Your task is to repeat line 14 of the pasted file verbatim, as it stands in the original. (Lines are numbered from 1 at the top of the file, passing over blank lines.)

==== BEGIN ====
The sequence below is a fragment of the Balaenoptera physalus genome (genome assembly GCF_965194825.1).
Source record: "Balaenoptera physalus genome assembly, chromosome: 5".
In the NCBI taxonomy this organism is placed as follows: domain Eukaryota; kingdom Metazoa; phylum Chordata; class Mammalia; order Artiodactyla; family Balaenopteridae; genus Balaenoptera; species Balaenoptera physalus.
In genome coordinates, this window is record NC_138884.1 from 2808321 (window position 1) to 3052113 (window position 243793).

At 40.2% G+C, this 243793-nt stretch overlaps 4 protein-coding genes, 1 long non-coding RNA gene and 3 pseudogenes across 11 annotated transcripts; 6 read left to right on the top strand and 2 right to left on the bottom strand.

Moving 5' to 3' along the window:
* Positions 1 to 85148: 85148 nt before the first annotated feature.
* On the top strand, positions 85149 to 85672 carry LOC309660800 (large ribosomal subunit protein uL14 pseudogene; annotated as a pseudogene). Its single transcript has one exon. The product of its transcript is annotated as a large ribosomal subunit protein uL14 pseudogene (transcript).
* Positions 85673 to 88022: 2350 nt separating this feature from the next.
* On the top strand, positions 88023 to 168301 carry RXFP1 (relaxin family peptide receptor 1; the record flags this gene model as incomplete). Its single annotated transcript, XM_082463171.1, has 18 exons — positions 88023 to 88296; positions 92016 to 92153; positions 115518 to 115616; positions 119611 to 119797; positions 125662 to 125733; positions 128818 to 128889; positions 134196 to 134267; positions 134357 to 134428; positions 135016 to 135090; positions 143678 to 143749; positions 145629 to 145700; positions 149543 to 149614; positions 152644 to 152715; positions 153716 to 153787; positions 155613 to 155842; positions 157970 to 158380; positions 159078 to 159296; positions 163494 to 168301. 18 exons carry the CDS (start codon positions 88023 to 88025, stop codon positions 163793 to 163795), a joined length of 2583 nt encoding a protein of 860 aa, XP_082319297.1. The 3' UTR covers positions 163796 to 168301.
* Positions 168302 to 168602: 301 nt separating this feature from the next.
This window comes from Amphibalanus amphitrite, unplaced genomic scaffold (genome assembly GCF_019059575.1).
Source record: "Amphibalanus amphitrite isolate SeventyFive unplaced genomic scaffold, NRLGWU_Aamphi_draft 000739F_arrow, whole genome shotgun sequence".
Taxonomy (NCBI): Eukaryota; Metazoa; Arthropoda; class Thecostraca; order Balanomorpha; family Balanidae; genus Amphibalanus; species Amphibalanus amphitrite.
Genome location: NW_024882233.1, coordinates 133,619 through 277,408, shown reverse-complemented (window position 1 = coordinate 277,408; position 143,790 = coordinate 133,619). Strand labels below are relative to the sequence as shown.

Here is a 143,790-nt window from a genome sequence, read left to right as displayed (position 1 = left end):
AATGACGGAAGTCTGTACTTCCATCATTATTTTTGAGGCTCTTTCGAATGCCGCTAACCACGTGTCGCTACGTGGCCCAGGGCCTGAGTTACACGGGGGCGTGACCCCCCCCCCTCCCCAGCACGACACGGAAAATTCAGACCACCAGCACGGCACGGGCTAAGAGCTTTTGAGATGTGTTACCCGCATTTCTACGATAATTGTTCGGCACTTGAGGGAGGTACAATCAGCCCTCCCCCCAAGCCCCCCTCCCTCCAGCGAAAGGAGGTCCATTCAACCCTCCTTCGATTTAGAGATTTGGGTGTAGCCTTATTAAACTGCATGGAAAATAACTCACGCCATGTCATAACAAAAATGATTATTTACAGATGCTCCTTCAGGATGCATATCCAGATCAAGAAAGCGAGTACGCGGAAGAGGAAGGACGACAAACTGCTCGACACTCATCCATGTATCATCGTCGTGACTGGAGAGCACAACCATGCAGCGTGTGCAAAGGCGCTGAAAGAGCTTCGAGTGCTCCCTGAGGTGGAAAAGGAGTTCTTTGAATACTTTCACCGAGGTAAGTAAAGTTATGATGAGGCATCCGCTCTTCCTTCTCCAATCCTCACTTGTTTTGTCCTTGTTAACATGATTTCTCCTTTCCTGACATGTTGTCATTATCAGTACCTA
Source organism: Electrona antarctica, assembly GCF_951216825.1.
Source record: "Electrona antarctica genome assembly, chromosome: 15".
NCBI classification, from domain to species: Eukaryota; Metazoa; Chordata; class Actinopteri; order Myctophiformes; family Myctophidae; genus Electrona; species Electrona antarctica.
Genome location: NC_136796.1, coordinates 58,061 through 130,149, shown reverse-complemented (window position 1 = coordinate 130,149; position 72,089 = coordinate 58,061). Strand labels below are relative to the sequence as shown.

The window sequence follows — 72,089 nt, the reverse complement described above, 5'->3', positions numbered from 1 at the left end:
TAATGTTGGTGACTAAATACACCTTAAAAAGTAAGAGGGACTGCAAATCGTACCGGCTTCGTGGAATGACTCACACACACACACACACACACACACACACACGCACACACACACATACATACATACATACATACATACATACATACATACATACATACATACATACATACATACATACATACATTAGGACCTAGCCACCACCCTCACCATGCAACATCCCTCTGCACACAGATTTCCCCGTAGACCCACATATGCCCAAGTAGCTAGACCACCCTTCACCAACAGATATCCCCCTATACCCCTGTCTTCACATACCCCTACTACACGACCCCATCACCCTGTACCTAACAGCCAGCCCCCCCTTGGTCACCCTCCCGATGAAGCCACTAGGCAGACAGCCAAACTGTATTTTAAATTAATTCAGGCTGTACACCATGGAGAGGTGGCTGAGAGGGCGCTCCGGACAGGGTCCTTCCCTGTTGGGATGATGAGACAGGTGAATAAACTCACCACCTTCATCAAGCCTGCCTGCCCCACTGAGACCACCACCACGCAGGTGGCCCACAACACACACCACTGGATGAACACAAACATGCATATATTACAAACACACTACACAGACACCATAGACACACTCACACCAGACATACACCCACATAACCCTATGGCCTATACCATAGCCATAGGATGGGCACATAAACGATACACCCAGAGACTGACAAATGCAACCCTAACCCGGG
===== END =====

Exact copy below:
Taxonomy (NCBI): Eukaryota; Metazoa; Arthropoda; class Thecostraca; order Balanomorpha; family Balanidae; genus Amphibalanus; species Amphibalanus amphitrite.